Horse Skills: Mental Focus

 Mind Full vs Mindful

For people who are new to my teaching and training theories, there are many questions, followed by a great deal of pondering and brooding as folks start to question “the way they’ve always done things” with their horses.

An introspective assessment, rather than seeking “answers” by imitating others, frequently leads people to an uncomfortable stage as revelations about themselves, their behaviors, and patterns during interactions with horses become apparent.

In our Western society, we are often praised for how much we can multi-task and power through scenarios, seemingly “accomplishing” more tasks than feasible in minimal time.

It may appear that individuals successfully accomplish multiple tasks in other aspects of their lives. When it comes to quality, clarity, and intentional communication while interacting with a horse, human chaos creates defensive equine behavior.

Many people want to ride or be with their horses, viewing the time as an emotional outlet for them to decompress. The problem is horses are highly emotional and sensitive creatures. They mirror what the human is experiencing, often reflecting back on what a person “brings” to the interaction. This usually creates emotional frustration and unclear human communication, leading to increasingly unwanted behaviors in the horse.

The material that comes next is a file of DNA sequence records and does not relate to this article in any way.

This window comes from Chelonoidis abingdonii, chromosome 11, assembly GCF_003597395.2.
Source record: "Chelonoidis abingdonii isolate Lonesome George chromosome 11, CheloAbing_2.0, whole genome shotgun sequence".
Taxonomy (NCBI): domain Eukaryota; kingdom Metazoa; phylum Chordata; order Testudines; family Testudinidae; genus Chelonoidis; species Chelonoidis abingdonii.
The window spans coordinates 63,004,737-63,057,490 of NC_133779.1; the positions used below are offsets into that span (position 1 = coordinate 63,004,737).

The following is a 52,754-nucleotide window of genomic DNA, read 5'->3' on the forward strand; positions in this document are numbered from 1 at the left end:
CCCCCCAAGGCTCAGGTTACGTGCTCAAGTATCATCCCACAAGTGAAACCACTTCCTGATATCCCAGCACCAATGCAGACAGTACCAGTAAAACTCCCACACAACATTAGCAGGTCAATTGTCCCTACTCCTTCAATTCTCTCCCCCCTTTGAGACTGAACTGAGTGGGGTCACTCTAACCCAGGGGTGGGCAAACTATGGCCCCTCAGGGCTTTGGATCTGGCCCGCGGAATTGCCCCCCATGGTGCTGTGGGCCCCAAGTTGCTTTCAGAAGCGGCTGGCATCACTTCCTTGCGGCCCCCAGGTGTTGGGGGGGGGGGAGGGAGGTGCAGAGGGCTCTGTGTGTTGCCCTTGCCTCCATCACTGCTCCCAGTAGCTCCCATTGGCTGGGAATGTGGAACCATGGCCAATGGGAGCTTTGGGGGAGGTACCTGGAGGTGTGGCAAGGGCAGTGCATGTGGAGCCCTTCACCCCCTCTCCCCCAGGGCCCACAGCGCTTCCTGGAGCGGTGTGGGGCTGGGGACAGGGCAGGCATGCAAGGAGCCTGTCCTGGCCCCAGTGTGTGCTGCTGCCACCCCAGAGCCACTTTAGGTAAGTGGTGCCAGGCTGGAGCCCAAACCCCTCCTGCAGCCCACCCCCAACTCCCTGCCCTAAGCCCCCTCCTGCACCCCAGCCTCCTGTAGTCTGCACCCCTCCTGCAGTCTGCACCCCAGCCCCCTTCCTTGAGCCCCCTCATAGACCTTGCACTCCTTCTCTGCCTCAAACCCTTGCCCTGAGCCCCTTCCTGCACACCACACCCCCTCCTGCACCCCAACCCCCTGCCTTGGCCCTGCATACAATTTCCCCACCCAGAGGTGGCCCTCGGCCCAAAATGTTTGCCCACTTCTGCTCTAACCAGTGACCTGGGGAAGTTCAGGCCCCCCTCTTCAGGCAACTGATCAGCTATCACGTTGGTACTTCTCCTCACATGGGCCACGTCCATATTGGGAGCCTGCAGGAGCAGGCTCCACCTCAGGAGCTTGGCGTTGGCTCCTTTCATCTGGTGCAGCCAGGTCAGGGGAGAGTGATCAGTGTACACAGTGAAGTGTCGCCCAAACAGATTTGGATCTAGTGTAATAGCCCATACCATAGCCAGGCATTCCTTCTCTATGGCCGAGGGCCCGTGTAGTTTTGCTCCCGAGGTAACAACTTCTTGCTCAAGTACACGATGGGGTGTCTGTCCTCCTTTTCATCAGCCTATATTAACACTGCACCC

So the next time you are THINKING about spending time with your horse or going for a ride, pause for a moment. Take 10 (I’m not kidding) deep breaths, mentally scanning your body for rigidity, distraction, or tightness. With each exhale, notice if you can start to let go of, or compartmentalize, other “realities” from your life for an hour or two while you head out to the barn.

Horses are not machines waiting to “serve” a human’s purpose. Within seconds of your arrival (far before you are in proximity of the horse) he has assessed where your brain and emotions are. If you aren’t present, neither will he be, leading to a less-than-quality experience.

Equines can be fantastic partners, but only if offered fair and respectful communication by someone mentally present and emotionally neutral.  The latter is much more difficult for many people to accomplish.

Why not spend quality time, rather than “dutiful” time with him?  Speaking of time if there are limitations whether because of responsibilities, the weather, etc., a shorter session of quality interaction has much more value to the equine than an hour of mindless gray-area human chaos.

And trust me, all those “urgent” distractions and daily challenges you have, will still be waiting for you when you’re done spending time with your horse. 

So, leave the stresses of reality at the barn doors, and give yourself permission to slow down and enjoy the Opportunity to be with the horse!

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